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U.S. Seaport Outlook 2013

Trends that shape global trade

U.S. prominence as global trader expected to double by 2020
As the United States gains steam out of the trough of the Great Recession, an emphasis on supply chain efficiencies, speed-to-market and access to key transportation networks will help drive industrial real estate decisions as occupiers aim to meet demand from a growing domestic consumer base. As the world’s largest combined importer and exporter, the United States accounts for over 20 percent of world trade by volume and is expected to grow its market share by 67 percent by 2020. As a result, domestic U.S. ports are expected to double gross cargo volumes during the same time period.

The growing importance of global gateway markets presents a unique opportunity for investors looking to capitalize on not only the growing domestic consumer demand but also the resurgence in American manufacturing and projected export growth over the next several years. Technology has further redefined how consumers are engaging in commerce. Through innovations pioneered by Amazon and other online retailers, e-commerce has turned traditional brick-and-mortar retailers on their head, forcing them to change the way in which they engage their end-consumers.

Not only are retailers trying to meet the needs of a growing population that consumes more, but they also must address concerns over speed-to-market and cost compared to a global pool of competitors. In making their warehousing and distribution decisions, firms are increasingly devoting resources to markets that offer access to both suppliers and consumers and efficient and reliable transportation networks, which, in turn, help them maximize value along their supply chain.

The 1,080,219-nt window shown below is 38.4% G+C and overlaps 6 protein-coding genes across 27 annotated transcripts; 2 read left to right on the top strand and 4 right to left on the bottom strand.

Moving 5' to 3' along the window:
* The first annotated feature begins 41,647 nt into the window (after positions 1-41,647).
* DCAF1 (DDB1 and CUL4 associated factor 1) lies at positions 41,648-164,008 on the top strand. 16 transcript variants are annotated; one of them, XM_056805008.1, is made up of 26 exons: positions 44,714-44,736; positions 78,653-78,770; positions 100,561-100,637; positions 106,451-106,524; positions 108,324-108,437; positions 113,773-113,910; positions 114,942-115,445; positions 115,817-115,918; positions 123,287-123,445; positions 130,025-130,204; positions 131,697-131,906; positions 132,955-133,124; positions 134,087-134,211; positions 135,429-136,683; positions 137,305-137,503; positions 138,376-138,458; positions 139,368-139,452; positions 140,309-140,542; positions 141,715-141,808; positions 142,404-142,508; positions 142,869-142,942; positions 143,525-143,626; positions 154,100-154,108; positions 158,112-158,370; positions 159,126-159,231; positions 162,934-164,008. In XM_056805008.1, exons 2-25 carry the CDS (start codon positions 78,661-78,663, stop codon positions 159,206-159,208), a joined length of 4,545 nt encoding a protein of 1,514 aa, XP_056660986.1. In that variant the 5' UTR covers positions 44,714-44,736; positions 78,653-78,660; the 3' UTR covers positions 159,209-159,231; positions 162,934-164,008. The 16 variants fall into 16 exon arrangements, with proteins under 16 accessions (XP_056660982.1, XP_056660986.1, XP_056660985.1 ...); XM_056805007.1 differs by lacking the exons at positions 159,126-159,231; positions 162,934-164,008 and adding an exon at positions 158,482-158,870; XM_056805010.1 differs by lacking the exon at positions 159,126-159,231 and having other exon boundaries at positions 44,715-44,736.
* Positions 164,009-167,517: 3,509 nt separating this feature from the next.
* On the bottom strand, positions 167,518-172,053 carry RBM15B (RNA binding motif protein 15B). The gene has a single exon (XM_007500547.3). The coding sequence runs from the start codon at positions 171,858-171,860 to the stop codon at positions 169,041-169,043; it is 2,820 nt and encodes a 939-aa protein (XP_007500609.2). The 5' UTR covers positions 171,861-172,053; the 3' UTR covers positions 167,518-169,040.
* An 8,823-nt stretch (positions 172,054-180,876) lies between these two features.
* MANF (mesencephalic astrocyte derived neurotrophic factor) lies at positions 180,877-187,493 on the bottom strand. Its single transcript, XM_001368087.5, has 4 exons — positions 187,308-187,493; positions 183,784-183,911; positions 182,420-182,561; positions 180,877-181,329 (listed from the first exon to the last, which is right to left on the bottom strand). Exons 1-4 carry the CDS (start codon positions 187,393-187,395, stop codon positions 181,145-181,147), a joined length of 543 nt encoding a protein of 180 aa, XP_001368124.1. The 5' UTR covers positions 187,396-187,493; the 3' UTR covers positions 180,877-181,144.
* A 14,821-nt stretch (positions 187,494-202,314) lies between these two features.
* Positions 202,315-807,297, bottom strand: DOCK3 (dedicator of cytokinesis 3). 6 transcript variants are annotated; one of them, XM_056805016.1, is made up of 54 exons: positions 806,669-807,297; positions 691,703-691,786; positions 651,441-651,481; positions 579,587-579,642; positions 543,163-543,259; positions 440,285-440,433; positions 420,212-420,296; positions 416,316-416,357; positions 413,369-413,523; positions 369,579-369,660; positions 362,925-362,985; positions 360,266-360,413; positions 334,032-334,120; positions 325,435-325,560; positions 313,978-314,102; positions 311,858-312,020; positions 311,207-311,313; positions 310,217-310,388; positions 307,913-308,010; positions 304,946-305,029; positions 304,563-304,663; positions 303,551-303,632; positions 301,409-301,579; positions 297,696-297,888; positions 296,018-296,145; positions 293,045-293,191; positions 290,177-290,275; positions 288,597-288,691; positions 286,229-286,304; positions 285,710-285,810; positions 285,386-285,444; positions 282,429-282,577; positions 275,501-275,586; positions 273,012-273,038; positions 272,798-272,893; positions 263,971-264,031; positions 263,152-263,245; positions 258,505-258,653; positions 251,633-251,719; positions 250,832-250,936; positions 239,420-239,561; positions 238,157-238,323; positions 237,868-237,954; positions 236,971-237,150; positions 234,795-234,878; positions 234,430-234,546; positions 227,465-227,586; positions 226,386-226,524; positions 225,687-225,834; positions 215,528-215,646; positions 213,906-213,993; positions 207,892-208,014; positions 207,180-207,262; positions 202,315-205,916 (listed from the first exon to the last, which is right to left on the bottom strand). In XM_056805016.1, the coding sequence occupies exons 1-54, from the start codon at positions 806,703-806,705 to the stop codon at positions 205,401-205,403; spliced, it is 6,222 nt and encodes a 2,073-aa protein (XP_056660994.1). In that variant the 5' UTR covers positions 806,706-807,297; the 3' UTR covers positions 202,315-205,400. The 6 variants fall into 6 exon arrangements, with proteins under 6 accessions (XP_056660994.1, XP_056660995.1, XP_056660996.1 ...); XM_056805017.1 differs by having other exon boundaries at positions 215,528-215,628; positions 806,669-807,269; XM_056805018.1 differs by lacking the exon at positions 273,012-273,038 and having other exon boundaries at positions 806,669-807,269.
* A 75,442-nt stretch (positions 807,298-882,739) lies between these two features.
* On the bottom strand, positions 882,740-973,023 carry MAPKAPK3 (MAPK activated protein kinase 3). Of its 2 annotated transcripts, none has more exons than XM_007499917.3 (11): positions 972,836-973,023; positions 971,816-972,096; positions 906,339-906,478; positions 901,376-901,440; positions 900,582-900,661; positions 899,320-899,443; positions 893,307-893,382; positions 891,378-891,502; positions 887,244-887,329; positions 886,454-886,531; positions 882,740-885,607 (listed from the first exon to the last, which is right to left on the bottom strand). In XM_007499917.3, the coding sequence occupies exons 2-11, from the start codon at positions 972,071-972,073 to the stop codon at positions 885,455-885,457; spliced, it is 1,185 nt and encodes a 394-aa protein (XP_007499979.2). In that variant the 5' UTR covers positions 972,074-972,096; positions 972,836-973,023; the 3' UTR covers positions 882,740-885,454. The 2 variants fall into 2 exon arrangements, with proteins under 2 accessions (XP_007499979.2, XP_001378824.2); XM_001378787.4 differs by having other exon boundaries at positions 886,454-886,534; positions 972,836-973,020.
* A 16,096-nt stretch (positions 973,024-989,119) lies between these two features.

Globalization creating new challenges for managing supply chains
The last few years have proven just how interconnected global markets are to one another. In fact, a new range of global issues threatens to disrupt supply chains, sending ripples from the production line to the end-consumer. Businesses must address a range of supply chain barriers, including inconsistent infrastructure, limited market access and tariffs on foreign products.

As an example, the World Trade Organization (WTO) has cut its global trade growth forecast from 4.5 percent to 3.3 percent in 2013. The WTO cites the Euro zone slowdown as not only a crux to gradual economic improvement in the U.S., but also as a hindrance to export volumes coming out of China. Additionally, the World Economic Forum’s “Enabling Trade: Valuing Growth Opportunities” report projected capital investments in transportation and communication infrastructure, facilitation of trade and a business-friendly political environment could yield a minimum increase of 2.6 percent to gross world product (GWP). This is equivalent to 76 million jobs added worldwide, based on the GWP per employed person metric.

U.S. exports continue to set records, albeit at a more deliberate pace
Export volumes were a record $2.2 trillion in 2012. However, similar to previous quarters, the United States experienced limited export volume growth in the first quarter, raising a nominal $5.2 billion year-over-year. Some economists note the expiration of short-term stimulus programs, in addition to the still-hesitant domestic and international economic landscapes, may moderate export increases in the coming quarters.

Domestic energy production sustaining U.S. export growth
While the United States makes strides toward energy independence, the domestic energy sector continues to be a steady contributor to U.S. export growth. Coal, a cheap and dependable fuel for which the U.S. is the global supply leader, remains in high demand from key trade partners including Europe and China. Global reliance on coal for electricity generation and steel production is on the rise as comparable costs of local fuel sources are pushing other countries to seek out lower-cost imports from the United States. Additionally, the clean diesel and natural gas industries have presented an opportunity to further increase domestic export volumes.